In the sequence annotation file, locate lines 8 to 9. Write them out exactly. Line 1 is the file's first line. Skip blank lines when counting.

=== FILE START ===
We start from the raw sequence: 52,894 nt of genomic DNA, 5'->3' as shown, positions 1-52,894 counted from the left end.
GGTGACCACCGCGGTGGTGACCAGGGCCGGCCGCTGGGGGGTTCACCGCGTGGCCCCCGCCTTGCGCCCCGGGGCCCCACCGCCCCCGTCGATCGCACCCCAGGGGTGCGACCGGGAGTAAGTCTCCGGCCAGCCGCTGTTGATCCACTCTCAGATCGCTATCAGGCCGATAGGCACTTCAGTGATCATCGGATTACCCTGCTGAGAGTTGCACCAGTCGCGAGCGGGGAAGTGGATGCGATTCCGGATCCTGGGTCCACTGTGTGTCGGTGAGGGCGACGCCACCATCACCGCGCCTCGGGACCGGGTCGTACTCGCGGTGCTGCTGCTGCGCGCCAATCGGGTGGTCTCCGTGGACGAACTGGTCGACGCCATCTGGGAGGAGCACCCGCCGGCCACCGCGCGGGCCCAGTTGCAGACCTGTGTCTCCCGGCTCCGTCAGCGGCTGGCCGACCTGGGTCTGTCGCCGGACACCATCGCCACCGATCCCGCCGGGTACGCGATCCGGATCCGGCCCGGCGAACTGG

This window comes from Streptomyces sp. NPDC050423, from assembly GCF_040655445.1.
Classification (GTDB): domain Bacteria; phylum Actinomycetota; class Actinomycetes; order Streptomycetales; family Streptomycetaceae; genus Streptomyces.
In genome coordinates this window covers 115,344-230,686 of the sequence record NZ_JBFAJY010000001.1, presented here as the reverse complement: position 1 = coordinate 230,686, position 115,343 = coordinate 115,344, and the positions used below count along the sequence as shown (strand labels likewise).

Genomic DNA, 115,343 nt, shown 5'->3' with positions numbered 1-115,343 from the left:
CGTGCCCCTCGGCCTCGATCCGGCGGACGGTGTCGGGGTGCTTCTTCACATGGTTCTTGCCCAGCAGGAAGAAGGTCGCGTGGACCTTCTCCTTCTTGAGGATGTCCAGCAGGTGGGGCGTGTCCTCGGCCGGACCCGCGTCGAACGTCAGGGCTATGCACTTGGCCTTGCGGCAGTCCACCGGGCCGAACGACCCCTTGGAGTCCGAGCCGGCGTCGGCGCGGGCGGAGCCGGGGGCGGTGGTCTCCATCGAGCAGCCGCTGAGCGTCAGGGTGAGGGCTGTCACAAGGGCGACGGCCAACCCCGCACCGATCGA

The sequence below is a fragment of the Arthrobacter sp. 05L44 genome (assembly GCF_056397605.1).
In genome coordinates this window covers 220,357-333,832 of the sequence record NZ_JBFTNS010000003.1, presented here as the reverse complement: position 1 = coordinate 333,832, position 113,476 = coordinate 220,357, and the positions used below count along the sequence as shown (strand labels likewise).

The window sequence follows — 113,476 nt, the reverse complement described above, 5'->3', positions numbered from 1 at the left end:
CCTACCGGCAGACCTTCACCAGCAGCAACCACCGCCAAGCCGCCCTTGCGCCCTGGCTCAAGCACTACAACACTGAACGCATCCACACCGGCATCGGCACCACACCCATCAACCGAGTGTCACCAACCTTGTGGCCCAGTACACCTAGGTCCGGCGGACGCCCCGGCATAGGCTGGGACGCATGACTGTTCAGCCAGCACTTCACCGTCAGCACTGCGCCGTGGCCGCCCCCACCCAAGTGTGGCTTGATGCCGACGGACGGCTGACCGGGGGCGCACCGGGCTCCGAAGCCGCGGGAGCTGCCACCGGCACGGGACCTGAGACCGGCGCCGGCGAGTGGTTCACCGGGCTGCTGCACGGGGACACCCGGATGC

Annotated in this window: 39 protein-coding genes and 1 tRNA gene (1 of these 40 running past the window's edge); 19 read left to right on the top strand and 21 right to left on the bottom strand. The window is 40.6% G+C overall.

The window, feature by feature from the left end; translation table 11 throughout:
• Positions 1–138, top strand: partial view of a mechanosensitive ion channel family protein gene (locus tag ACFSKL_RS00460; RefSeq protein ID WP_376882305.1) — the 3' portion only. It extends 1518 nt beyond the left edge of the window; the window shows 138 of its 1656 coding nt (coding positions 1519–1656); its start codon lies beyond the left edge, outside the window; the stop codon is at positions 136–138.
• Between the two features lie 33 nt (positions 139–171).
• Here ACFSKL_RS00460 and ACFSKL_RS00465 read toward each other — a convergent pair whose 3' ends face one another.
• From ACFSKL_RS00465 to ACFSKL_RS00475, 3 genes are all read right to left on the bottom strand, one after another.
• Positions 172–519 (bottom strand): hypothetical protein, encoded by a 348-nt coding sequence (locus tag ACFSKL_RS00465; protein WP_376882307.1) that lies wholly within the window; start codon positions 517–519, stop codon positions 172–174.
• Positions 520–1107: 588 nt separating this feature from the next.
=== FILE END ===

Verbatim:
The sequence below is a fragment of the Arthrobacter sp. 05L44 genome (assembly GCF_056397605.1).
In genome coordinates this window covers 220,357-333,832 of the sequence record NZ_JBFTNS010000003.1, presented here as the reverse complement: position 1 = coordinate 333,832, position 113,476 = coordinate 220,357, and the positions used below count along the sequence as shown (strand labels likewise).